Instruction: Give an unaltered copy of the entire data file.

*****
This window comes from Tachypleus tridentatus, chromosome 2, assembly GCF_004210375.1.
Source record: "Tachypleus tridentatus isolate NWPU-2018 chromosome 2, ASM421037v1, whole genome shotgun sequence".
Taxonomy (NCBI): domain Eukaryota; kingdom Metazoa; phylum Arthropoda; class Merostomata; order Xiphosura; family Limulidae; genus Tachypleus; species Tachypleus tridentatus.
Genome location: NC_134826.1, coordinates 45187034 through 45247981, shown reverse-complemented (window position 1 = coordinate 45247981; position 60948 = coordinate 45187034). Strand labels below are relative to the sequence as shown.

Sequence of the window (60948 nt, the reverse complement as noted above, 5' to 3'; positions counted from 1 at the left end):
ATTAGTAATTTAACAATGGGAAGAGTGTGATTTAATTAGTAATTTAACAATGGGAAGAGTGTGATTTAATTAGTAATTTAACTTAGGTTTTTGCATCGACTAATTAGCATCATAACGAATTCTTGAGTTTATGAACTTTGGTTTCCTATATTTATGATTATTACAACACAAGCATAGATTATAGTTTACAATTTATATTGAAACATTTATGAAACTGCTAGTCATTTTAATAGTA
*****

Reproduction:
This window comes from Tachypleus tridentatus, chromosome 2, assembly GCF_004210375.1.
Source record: "Tachypleus tridentatus isolate NWPU-2018 chromosome 2, ASM421037v1, whole genome shotgun sequence".
Taxonomy (NCBI): domain Eukaryota; kingdom Metazoa; phylum Arthropoda; class Merostomata; order Xiphosura; family Limulidae; genus Tachypleus; species Tachypleus tridentatus.
Genome location: NC_134826.1, coordinates 45187034 through 45247981, shown reverse-complemented (window position 1 = coordinate 45247981; position 60948 = coordinate 45187034). Strand labels below are relative to the sequence as shown.

Sequence of the window (60948 nt, the reverse complement as noted above, 5' to 3'; positions counted from 1 at the left end):
ATTAGTAATTTAACAATGGGAAGAGTGTGATTTAATTAGTAATTTAACAATGGGAAGAGTGTGATTTAATTAGTAATTTAACTTAGGTTTTTGCATCGACTAATTAGCATCATAACGAATTCTTGAGTTTATGAACTTTGGTTTCCTATATTTATGATTATTACAACACAAGCATAGATTATAGTTTACAATTTATATTGAAACATTTATGAAACTGCTAGTCATTTTAATAGTA